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Who do Iowa farmers go to for farm management advice?Who do Iowa farmers go to for farm management advice?

New Iowa poll shows more farmers are often relying on professional advisers for decision making.

Rod Swoboda 1

November 13, 2015

4 Min Read

Farming has become increasingly complex, and farmers must consider many factors as they weigh decisions about planting and fertilizing, pest and disease management and soil and water conservation. As they gather information and advice to make decisions, farmers rely on a variety of professional advisers to varying degrees, according to the 2014 Iowa Farm and Rural Life Poll.


The poll results led to some surprises, said J. Gordon Arbuckle Jr., a sociologist with Iowa State University Extension and Outreach who authored the latest Farm Poll report. The Iowa Farm and Rural Life Poll 2014 Summary Report (PM 3073) is available for free download from the ISU Extension and Outreach Online Store and the ISU Department of Sociology Extension and Outreach website.

Farmers rely less on professional advisers for conservation decisions
"I found it interesting that for tillage and conservation decisions, which have longer-term soil health and productivity implications, farmers tended to rely less on professional advisers," Arbuckle said. "This was surprising because soil and water conservation is the foundation of long-term productivity and sustainability. This result points to opportunities for agricultural advisers to get more involved in helping farmers to evaluate and address their soil and water conservation needs."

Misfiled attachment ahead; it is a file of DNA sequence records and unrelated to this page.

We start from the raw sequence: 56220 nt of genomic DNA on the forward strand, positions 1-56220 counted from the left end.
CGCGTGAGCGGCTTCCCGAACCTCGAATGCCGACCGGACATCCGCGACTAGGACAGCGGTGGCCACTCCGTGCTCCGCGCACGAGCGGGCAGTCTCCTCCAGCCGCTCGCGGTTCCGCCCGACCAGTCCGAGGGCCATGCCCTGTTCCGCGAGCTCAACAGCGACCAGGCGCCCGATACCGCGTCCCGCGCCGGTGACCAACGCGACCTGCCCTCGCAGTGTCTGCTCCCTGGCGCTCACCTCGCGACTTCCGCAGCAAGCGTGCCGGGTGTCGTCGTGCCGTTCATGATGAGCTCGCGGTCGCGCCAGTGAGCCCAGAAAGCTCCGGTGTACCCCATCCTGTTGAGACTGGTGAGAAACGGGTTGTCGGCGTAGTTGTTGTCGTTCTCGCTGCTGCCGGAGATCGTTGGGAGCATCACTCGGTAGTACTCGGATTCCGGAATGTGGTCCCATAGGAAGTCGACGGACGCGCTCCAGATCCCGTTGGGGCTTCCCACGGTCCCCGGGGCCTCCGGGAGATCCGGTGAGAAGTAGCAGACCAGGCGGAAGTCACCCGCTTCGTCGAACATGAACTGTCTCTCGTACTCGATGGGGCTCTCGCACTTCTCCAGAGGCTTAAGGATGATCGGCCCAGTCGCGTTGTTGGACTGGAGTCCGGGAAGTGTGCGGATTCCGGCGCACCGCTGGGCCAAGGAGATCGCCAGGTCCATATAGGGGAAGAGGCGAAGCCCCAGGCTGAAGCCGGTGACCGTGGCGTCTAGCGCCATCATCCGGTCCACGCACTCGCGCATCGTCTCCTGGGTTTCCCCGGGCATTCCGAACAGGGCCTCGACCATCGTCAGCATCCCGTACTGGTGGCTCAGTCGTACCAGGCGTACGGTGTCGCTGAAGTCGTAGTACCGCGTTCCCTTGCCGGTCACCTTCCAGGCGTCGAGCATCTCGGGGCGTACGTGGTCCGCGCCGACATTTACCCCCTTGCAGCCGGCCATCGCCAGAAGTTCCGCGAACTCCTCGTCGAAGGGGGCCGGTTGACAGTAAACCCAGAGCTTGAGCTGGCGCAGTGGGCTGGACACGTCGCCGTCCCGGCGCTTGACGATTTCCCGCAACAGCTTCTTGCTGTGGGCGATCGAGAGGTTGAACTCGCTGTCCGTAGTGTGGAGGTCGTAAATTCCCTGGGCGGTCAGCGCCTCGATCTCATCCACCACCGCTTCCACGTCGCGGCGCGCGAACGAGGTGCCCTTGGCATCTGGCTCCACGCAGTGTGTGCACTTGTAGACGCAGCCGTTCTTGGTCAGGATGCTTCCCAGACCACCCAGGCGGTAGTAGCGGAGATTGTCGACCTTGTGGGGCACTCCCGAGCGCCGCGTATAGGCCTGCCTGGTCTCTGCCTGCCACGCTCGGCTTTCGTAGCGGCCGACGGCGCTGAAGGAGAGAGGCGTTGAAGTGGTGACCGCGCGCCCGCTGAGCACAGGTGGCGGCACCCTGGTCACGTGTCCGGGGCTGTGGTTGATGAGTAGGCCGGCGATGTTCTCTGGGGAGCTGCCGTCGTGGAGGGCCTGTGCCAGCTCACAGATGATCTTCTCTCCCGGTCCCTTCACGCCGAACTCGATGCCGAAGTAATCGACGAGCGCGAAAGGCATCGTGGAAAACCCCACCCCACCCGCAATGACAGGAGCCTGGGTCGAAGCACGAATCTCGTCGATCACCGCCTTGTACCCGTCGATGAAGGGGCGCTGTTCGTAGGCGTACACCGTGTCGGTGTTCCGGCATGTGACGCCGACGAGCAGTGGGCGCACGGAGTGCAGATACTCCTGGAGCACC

More than 1,100 farmers participated in the 2014 Farm Poll, which documented the degree to which they rely on professional advisers to help them make agricultural management decisions. Extension agronomists helped develop a list of specific decisions, Arbuckle said, and farmers were asked to characterize who was responsible for making each decision. Their choices ranged from making decisions completely by themselves to their advisers alone being responsible for the decisions. Shared decision-making options included primarily the farmer with input from the adviser, the farmer and adviser equally involved, and primarily the adviser with input from the farmer.

Planting and fertilizer decisions
About 71% of farmers did not use an adviser to inform decisions regarding tillage type and 75% did not use an adviser for tillage timing decisions. On the other hand, most farmers reported that they consult with professional advisers to some degree for seed selection decisions (75%), planting decisions such as seeding rate (64%) and fertilizer program development (75%).

Pest and disease management
Relatively few farmers indicated that they make pest management decisions on their own, Arbuckle said. More than 75% of farmers indicated that they use a professional adviser to some degree for decisions on scouting and identification of insects, whether or not to spray, and which insecticide and insect-resistant seed varieties to use.


Results were similar for weed management decisions. More than 75% of farmers indicate they use a professional adviser to some degree for decisions on scouting and identification of weeds, whether or not to spray and which herbicide to use.